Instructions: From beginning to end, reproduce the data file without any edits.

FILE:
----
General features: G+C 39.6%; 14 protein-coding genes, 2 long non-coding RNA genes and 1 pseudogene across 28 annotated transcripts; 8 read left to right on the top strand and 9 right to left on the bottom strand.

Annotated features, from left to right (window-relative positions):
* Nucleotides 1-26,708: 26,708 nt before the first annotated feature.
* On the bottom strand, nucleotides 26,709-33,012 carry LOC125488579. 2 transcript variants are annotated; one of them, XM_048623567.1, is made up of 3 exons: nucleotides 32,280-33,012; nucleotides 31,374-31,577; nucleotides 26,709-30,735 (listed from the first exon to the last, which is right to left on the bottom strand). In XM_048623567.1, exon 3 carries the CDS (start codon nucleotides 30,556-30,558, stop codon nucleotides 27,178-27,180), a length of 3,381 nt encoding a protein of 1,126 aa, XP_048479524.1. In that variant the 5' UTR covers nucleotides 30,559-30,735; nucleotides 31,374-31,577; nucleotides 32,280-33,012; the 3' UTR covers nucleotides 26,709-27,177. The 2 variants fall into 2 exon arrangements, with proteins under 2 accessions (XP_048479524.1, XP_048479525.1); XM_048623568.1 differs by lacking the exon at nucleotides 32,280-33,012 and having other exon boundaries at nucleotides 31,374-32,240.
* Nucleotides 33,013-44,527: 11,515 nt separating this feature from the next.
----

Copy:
General features: G+C 39.6%; 14 protein-coding genes, 2 long non-coding RNA genes and 1 pseudogene across 28 annotated transcripts; 8 read left to right on the top strand and 9 right to left on the bottom strand.

Annotated features, from left to right (window-relative positions):
* Nucleotides 1-26,708: 26,708 nt before the first annotated feature.
* On the bottom strand, nucleotides 26,709-33,012 carry LOC125488579. 2 transcript variants are annotated; one of them, XM_048623567.1, is made up of 3 exons: nucleotides 32,280-33,012; nucleotides 31,374-31,577; nucleotides 26,709-30,735 (listed from the first exon to the last, which is right to left on the bottom strand). In XM_048623567.1, exon 3 carries the CDS (start codon nucleotides 30,556-30,558, stop codon nucleotides 27,178-27,180), a length of 3,381 nt encoding a protein of 1,126 aa, XP_048479524.1. In that variant the 5' UTR covers nucleotides 30,559-30,735; nucleotides 31,374-31,577; nucleotides 32,280-33,012; the 3' UTR covers nucleotides 26,709-27,177. The 2 variants fall into 2 exon arrangements, with proteins under 2 accessions (XP_048479524.1, XP_048479525.1); XM_048623568.1 differs by lacking the exon at nucleotides 32,280-33,012 and having other exon boundaries at nucleotides 31,374-32,240.
* Nucleotides 33,013-44,527: 11,515 nt separating this feature from the next.